As a result of deregulation, the US electric utility industry is undergoing a dramatic transformation with far-reaching technical and social consequences. At the heart of this transformation lies Distributed Generation (DG)-the substitution of centralized electricity production with smaller-scale technologies located in or near facilities and powered by natural gas or renewable resources. The Electric Power Research Institute estimates that 20 percent of all new power generation will use distributed, not centralized technologies. Distributed Generation: The Power Paradigm for the New Millennium is the first step to understanding the myriad issues that surround the newest, most significant trend in power production since the steam turbine. Chapters contributed by the top experts in their fields address virtually every aspect of this energy qrevolution, q from its associated technologies to the regulatory environment and from choosing the right DG system for a given purpose to the novel financial and economic opportunities this paradigm shift presents. This book gives engineers and energy business developers their first opportunity to explore and gain a broad understanding of the new energy landscape. With its detailed discussion of the near-term technologies that will see application in the next few years, Distributed Generation: The Power Paradigm for the New Millennium will undoubtedly become the industry's standard reference.The devices sometimes employed to provide the logic to decide when to trip a circuit breaker are referred to as protective relays, or sometimes simply relays. ... nature (e.g., lightning and small animal contact), the fault persists as long as the circuit is energized and the arc is sustained. ... line goes into lockout (remains de- energized until a line crew inspects the line and manually resets the circuit breaker).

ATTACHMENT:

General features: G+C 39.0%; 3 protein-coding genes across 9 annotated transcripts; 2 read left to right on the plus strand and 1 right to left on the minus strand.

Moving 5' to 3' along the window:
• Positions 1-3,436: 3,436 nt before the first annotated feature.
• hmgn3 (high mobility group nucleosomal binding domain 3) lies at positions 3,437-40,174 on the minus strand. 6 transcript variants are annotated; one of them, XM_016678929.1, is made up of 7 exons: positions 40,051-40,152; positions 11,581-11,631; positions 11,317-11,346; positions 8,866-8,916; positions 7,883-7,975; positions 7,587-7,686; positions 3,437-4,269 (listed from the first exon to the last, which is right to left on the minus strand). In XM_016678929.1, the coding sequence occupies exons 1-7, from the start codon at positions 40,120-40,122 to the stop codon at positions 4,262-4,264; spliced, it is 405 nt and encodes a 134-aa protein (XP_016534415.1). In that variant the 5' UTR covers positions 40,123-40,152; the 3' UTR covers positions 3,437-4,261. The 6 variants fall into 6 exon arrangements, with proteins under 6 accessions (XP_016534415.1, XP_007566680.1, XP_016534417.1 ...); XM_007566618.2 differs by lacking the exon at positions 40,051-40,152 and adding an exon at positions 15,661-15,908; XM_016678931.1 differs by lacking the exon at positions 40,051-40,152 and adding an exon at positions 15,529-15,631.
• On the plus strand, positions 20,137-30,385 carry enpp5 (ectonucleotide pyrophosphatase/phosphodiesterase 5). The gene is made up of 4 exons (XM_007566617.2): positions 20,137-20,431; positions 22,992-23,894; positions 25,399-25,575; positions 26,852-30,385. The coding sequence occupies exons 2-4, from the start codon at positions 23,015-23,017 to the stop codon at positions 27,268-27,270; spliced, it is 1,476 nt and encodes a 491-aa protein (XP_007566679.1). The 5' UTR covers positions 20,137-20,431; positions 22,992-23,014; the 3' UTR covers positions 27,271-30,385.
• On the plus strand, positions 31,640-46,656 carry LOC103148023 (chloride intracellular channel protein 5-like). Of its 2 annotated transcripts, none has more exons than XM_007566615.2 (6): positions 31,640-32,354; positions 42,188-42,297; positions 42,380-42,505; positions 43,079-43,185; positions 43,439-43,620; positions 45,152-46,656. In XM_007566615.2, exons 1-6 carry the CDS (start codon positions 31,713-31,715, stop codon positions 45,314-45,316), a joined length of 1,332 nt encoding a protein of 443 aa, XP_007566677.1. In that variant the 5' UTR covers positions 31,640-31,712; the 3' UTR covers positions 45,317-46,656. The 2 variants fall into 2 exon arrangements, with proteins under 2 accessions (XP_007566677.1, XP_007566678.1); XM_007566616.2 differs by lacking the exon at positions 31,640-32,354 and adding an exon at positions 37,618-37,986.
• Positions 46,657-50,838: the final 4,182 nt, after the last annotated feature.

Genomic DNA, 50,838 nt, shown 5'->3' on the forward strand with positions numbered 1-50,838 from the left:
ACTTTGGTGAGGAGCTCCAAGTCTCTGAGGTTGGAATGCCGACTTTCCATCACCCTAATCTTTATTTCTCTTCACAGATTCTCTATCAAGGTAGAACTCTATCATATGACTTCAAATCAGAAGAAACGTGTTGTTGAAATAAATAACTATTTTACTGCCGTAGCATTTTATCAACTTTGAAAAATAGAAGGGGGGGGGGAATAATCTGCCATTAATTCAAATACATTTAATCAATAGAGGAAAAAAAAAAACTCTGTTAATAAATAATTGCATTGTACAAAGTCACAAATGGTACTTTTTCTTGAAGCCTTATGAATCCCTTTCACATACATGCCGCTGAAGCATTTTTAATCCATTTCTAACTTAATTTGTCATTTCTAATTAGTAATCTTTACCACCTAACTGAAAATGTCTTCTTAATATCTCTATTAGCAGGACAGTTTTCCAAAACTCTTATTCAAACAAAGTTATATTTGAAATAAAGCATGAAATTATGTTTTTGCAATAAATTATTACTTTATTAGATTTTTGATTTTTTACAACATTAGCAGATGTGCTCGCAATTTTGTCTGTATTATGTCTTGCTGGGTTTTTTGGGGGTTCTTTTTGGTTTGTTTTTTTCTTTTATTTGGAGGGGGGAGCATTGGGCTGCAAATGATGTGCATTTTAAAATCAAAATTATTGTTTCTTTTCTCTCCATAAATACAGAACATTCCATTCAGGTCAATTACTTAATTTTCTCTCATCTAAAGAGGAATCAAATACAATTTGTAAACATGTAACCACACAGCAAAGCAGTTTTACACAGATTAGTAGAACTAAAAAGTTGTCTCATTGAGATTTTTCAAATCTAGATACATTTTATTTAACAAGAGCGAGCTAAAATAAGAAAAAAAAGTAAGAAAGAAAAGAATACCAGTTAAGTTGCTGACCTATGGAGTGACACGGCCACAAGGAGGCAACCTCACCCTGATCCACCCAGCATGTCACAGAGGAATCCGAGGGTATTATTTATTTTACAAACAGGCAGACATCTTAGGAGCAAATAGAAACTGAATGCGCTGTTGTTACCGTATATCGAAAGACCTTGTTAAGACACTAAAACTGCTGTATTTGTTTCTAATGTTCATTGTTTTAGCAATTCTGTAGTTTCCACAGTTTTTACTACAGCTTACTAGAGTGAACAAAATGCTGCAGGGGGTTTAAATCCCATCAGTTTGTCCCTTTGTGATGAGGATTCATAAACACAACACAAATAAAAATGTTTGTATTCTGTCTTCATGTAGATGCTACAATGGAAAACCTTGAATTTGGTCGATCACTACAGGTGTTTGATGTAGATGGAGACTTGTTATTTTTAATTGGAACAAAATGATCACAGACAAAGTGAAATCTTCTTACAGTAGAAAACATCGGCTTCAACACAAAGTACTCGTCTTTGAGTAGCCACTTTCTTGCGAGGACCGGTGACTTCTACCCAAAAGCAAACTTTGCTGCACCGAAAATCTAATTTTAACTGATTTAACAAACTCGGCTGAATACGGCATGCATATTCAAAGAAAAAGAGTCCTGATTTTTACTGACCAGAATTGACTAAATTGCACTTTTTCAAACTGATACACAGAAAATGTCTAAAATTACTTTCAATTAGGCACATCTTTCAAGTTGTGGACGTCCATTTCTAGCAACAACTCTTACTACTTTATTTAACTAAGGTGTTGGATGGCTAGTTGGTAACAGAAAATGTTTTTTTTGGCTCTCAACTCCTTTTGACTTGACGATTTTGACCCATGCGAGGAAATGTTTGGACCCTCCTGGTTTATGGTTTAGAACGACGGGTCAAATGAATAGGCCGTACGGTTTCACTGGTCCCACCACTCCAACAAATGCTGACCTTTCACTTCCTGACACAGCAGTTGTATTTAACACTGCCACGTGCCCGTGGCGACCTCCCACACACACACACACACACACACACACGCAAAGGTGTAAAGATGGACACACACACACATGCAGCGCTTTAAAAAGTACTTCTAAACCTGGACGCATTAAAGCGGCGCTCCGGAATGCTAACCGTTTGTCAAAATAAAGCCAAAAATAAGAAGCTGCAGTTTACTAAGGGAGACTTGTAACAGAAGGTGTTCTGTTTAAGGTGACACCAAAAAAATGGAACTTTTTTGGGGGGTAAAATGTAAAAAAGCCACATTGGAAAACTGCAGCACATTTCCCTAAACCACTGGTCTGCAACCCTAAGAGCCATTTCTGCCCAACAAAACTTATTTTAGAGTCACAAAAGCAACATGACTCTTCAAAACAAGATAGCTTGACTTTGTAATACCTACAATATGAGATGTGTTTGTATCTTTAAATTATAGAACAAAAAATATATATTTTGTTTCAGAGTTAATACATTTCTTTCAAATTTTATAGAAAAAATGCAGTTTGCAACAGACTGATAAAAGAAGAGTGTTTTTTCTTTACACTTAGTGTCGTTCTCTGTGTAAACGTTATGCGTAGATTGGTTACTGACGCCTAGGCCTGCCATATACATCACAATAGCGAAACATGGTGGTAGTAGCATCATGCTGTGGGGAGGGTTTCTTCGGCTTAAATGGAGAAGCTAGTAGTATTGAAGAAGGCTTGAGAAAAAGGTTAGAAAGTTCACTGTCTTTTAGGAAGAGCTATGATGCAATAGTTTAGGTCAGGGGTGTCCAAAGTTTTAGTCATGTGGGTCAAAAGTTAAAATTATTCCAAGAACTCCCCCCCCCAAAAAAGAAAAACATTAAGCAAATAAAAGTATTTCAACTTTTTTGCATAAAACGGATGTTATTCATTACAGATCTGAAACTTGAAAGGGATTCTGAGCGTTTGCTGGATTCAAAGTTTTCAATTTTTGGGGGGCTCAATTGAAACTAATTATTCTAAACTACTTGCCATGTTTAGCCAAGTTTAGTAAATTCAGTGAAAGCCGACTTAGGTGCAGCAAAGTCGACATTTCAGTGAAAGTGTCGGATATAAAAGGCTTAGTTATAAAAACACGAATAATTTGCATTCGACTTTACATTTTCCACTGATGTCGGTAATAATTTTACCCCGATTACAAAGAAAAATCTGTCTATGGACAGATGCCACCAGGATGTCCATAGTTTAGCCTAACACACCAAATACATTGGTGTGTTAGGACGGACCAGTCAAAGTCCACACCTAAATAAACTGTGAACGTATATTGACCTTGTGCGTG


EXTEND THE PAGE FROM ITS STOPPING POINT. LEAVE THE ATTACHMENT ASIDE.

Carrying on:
|Author||:||Anne-Marie Borbely, Jan F. Kreider|
|Publisher||:||CRC Press - 2001-06-27|